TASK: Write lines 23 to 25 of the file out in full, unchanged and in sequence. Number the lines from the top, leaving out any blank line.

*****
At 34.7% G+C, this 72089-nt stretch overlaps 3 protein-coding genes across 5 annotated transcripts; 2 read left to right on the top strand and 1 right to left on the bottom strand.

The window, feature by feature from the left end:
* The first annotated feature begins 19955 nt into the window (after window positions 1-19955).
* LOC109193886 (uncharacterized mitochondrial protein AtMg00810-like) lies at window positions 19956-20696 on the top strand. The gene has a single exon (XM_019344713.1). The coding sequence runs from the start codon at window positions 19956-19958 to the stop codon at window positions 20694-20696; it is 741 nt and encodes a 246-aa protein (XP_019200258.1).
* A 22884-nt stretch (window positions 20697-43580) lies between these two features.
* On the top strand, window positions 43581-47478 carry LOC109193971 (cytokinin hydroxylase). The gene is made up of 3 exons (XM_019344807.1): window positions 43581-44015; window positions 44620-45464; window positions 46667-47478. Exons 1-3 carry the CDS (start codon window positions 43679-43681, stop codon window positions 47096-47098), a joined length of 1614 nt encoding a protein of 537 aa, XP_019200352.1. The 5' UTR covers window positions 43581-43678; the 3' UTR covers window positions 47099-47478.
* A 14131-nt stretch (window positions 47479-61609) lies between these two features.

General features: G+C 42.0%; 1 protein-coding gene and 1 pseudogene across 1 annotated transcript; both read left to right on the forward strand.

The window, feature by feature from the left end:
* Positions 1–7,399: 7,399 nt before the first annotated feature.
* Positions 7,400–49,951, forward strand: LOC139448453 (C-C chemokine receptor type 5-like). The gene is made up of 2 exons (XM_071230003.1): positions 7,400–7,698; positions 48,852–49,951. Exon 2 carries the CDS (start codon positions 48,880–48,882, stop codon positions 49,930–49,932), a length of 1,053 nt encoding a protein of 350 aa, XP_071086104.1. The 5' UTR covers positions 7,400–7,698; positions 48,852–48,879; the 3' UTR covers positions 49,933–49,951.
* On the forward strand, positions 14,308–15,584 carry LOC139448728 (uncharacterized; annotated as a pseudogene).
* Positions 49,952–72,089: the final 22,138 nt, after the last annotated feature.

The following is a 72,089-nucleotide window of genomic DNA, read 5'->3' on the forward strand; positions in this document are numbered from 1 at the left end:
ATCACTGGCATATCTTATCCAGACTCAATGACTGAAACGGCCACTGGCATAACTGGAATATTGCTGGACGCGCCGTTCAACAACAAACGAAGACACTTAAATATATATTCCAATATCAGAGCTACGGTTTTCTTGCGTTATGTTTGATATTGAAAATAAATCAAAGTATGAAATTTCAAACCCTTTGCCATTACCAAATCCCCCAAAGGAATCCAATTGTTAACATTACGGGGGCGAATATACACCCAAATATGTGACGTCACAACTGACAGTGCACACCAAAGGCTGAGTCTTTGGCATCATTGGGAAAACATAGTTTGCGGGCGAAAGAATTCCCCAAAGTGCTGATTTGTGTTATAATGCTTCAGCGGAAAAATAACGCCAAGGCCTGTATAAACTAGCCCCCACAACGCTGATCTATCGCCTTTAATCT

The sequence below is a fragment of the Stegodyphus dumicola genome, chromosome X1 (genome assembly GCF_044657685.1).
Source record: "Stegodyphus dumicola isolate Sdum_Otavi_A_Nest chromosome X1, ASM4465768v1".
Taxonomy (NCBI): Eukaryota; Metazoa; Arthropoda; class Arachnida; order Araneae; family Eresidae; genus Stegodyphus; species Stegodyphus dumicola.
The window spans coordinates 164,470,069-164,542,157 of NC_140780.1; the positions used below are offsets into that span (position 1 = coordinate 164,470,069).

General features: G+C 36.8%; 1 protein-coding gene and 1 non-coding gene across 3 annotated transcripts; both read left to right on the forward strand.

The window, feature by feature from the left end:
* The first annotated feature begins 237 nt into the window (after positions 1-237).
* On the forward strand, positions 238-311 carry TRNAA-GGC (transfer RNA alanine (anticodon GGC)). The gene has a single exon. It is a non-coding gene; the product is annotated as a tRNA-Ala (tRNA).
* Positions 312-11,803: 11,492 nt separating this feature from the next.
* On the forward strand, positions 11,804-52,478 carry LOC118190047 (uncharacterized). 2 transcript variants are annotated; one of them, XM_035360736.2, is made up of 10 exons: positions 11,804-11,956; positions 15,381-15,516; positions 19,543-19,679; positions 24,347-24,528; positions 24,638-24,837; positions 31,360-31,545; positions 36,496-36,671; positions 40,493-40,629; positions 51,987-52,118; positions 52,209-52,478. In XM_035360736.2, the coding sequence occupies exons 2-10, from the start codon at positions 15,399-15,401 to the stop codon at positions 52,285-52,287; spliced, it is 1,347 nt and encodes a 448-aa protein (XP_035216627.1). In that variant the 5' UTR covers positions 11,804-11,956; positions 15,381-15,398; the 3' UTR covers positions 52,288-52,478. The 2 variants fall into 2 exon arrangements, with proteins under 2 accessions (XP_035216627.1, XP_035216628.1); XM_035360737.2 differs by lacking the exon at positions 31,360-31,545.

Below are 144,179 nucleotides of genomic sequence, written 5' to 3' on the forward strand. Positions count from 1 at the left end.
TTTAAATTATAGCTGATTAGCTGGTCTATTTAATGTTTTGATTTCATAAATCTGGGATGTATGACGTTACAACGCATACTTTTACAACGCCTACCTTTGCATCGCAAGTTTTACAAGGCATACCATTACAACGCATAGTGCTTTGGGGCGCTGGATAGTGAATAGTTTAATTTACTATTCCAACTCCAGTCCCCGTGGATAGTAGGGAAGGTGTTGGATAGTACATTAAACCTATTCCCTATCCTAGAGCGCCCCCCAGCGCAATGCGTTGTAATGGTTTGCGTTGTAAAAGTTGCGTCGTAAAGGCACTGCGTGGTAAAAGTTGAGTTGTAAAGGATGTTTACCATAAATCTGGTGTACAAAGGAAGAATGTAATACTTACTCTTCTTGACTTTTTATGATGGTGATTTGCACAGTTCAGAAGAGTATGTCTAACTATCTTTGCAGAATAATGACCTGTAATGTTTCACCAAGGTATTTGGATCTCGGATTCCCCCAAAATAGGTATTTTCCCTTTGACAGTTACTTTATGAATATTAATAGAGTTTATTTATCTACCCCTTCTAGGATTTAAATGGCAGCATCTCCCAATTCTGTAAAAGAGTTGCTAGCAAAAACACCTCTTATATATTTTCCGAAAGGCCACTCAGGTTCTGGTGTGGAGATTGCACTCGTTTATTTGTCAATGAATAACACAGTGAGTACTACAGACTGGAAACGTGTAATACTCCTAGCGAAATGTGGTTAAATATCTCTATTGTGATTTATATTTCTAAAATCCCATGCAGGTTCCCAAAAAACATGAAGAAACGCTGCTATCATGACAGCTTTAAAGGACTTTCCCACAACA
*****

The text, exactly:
* On the forward strand, positions 238-311 carry TRNAA-GGC (transfer RNA alanine (anticodon GGC)). The gene has a single exon. It is a non-coding gene; the product is annotated as a tRNA-Ala (tRNA).
* Positions 312-11,803: 11,492 nt separating this feature from the next.
* On the forward strand, positions 11,804-52,478 carry LOC118190047 (uncharacterized). 2 transcript variants are annotated; one of them, XM_035360736.2, is made up of 10 exons: positions 11,804-11,956; positions 15,381-15,516; positions 19,543-19,679; positions 24,347-24,528; positions 24,638-24,837; positions 31,360-31,545; positions 36,496-36,671; positions 40,493-40,629; positions 51,987-52,118; positions 52,209-52,478. In XM_035360736.2, the coding sequence occupies exons 2-10, from the start codon at positions 15,399-15,401 to the stop codon at positions 52,285-52,287; spliced, it is 1,347 nt and encodes a 448-aa protein (XP_035216627.1). In that variant the 5' UTR covers positions 11,804-11,956; positions 15,381-15,398; the 3' UTR covers positions 52,288-52,478. The 2 variants fall into 2 exon arrangements, with proteins under 2 accessions (XP_035216627.1, XP_035216628.1); XM_035360737.2 differs by lacking the exon at positions 31,360-31,545.